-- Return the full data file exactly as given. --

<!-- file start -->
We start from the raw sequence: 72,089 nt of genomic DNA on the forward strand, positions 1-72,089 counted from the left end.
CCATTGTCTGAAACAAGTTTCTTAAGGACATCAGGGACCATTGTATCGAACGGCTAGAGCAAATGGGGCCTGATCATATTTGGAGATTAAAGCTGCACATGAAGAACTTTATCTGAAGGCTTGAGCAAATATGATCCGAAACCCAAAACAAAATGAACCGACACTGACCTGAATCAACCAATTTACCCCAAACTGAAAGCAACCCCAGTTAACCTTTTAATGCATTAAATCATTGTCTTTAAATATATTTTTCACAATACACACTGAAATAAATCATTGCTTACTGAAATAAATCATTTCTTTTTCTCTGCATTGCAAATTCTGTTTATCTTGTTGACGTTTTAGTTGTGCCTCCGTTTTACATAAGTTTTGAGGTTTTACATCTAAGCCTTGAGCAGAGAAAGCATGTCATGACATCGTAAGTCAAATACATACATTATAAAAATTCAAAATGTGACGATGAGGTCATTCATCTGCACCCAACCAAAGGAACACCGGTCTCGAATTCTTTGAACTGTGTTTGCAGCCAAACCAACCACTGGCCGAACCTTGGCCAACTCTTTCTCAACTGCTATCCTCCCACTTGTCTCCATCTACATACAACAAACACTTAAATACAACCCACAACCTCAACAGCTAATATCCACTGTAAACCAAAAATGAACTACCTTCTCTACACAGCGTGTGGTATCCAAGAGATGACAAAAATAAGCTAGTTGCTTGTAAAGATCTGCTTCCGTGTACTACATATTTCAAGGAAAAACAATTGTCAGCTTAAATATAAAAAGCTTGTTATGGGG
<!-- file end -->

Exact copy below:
We start from the raw sequence: 72,089 nt of genomic DNA on the forward strand, positions 1-72,089 counted from the left end.
CCATTGTCTGAAACAAGTTTCTTAAGGACATCAGGGACCATTGTATCGAACGGCTAGAGCAAATGGGGCCTGATCATATTTGGAGATTAAAGCTGCACATGAAGAACTTTATCTGAAGGCTTGAGCAAATATGATCCGAAACCCAAAACAAAATGAACCGACACTGACCTGAATCAACCAATTTACCCCAAACTGAAAGCAACCCCAGTTAACCTTTTAATGCATTAAATCATTGTCTTTAAATATATTTTTCACAATACACACTGAAATAAATCATTGCTTACTGAAATAAATCATTTCTTTTTCTCTGCATTGCAAATTCTGTTTATCTTGTTGACGTTTTAGTTGTGCCTCCGTTTTACATAAGTTTTGAGGTTTTACATCTAAGCCTTGAGCAGAGAAAGCATGTCATGACATCGTAAGTCAAATACATACATTATAAAAATTCAAAATGTGACGATGAGGTCATTCATCTGCACCCAACCAAAGGAACACCGGTCTCGAATTCTTTGAACTGTGTTTGCAGCCAAACCAACCACTGGCCGAACCTTGGCCAACTCTTTCTCAACTGCTATCCTCCCACTTGTCTCCATCTACATACAACAAACACTTAAATACAACCCACAACCTCAACAGCTAATATCCACTGTAAACCAAAAATGAACTACCTTCTCTACACAGCGTGTGGTATCCAAGAGATGACAAAAATAAGCTAGTTGCTTGTAAAGATCTGCTTCCGTGTACTACATATTTCAAGGAAAAACAATTGTCAGCTTAAATATAAAAAGCTTGTTATGGGG